Logic Midterm Study Guide: Spring 2019
True or False? (15 – 20 questions @ 1 point each)
Logical Possibility, Necessity, and Contingency
- How do we understand logical possibility in terms of ‘possible worlds’? What is the difference between logical possibility and physical possibility? Are some things that are physically impossible logically possible? What things are logically possible? What is not logically possible?
- What is meant by ‘necessary’ and ‘contingent’ and how are they understood in terms of the notion of logical possibility and in terms of ‘possible worlds’?
Belief, justification and knowledge
- How do we understand knowledge on the JTB account?
- What is it for a belief to be justified? Can beliefs be true but unjustified? Can they be false but justified? Can rational, unprejudiced people who’ve got all available evidence and made every effort to learn the truth still disagree?
Rationality and decision-making
- It is controversial whether it is ever rational to adopt a belief without compelling evidential reasons: what sorts of cases suggest that it is rational?
- What is Pascal’s Wager, how does it work and what is it supposed to show? Is it an argument for the existence of God? If not, what is it? Is Pascal assuming that it is or that it is not rational to adopt a belief without compelling evidential reasons?
Arguments and conditionals
- What roles do premises and conclusion play in an argument? What makes an argument deductive? What makes an argument inductive?
- What is a conditional? What are the parts of a conditional? How is a conditional falsified? How are conditionals similar to and different from arguments? Can they figure as parts of arguments?
- What are necessary and sufficient conditions? Can you answer questions that ask whether something is necessary or sufficient for something else? In a conditional, what is necessary for what and what is sufficient for what?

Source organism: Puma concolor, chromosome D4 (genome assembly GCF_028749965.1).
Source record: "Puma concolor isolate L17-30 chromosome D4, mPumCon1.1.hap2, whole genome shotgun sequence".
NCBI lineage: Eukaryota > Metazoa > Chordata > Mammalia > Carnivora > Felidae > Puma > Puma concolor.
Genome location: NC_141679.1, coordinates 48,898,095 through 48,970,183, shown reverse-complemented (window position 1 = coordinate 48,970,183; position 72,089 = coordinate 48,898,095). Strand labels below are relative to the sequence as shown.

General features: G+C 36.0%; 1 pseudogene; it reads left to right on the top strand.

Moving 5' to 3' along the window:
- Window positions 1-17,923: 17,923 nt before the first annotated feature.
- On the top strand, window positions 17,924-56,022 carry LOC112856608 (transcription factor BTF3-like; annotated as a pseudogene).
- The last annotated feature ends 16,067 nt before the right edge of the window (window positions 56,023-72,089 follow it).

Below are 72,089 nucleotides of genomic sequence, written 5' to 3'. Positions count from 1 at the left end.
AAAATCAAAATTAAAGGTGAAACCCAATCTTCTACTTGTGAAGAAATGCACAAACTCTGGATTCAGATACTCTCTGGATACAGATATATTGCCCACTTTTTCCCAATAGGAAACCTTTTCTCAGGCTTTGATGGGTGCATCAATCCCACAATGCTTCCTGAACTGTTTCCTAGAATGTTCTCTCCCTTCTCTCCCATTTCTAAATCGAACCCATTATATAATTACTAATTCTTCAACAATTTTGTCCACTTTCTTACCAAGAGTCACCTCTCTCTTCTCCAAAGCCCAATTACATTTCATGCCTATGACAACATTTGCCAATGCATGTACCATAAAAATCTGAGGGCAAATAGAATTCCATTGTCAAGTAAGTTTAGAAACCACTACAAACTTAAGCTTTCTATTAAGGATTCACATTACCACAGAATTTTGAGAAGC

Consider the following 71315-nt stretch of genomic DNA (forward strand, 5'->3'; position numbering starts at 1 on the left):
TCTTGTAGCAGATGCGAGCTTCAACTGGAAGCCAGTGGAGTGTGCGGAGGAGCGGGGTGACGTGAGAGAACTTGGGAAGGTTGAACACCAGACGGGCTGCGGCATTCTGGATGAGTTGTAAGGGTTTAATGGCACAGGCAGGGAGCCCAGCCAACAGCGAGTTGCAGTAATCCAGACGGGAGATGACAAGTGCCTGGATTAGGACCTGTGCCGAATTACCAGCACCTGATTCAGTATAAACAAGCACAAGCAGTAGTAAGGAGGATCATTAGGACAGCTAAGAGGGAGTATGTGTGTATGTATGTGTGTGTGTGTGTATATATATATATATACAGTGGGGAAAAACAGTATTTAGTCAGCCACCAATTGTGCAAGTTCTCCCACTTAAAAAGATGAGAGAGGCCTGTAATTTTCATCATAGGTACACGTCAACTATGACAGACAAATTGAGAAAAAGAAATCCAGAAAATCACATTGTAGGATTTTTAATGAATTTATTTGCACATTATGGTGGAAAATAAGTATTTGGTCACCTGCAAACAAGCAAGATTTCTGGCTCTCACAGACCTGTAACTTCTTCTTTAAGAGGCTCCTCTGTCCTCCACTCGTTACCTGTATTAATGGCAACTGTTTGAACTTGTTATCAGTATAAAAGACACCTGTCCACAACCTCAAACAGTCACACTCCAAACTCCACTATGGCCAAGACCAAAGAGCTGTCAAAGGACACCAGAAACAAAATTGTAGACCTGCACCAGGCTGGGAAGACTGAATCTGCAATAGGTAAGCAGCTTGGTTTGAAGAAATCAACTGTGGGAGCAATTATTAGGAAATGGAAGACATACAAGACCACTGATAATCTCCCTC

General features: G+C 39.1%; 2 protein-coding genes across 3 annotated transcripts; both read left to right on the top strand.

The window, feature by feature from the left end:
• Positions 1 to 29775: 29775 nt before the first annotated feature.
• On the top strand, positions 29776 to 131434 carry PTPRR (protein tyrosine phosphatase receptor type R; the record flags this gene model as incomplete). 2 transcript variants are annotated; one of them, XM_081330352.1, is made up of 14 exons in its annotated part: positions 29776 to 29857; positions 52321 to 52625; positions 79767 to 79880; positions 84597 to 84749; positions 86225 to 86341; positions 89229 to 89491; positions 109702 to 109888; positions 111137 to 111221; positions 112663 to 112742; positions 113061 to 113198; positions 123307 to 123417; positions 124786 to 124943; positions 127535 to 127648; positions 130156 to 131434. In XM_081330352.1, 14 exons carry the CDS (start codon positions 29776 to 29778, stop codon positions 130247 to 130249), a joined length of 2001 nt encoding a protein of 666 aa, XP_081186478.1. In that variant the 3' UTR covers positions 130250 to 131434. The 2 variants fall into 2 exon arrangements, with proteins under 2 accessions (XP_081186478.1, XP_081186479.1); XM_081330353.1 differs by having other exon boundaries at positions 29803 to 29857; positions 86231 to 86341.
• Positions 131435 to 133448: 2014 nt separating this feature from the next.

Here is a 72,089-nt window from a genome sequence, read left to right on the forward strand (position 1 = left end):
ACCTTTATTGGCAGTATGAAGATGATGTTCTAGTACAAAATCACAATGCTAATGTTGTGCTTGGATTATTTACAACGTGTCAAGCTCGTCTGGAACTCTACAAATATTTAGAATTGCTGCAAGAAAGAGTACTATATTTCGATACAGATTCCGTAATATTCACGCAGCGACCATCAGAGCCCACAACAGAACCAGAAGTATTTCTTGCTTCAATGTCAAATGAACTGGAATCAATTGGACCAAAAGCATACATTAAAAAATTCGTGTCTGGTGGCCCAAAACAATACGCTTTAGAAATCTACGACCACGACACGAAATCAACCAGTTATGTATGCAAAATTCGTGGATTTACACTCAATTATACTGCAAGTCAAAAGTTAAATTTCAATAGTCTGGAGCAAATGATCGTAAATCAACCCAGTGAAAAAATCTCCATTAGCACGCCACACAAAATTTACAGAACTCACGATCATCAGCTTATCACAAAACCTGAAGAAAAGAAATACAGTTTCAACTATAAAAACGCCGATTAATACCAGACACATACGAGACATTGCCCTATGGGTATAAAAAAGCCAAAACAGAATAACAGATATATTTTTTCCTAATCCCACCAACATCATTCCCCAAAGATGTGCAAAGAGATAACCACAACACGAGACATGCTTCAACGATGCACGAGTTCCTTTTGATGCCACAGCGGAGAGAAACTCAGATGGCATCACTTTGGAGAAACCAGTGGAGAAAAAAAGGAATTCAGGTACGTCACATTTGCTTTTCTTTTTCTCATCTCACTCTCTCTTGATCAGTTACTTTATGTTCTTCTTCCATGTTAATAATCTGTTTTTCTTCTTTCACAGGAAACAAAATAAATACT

- What is it for an argument to be deductive? How do deductive and inductive arguments differ? What is it for an argument to be valid? What is it for an argument to be sound?
- How does “logical form” relate to validity given our assumption that validity is to be understood as formal validity? What is it for an argument to be a counterexample to another argument? How does the method of counterexample work to show invalidity? Can it show validity?
- What is a function? Which relations are functions and which aren’t?
- What is it to say that the connectives of propositional logic are ‘truth functional’?
- What do we mean by saying some ordinary English connectives are not truth functional? What are some examples of ordinary English connectives that are not truth functional?
II. Tautologousness, Equivalence, Consistency, and Validity
What, if anything, can you infer about the validity or invalidity of an argument given incomplete information: ‘V’ for ‘must be valid’; ‘I’ for ‘must be invalid’; or ‘?’ for not enough information—could go either way. (multiple choice: 5 questions @ 1 point each)
III. Identifying Conclusions
Which statement is best understood as the conclusion of each of the following arguments?(multiple choice: 5 arguments @ 1 point each)
IV. Propositional Logic Translation
Which of the following symbolized sentence(s), if any, correctly translate the following English sentences? For the purposes of this question, consider logically equivalent sentences equally good (of bad) translations. Remember De Morgan’s Laws equivalences! (multiple choice: 5 questions @ 1 point each)
V. Truth Table
Show your work! –that is, do the whole truth table putting ‘T’ or ‘F’ in every row of each column under a letter or connective as appropriate and put boxes around the column(s) under main connective(s) (1 question @ 5 points: 5 total)
VI. Truth Tree
Refer to the completed truth tree below to answer the multiple choice questions that follow: 5 questions @ 1 point each.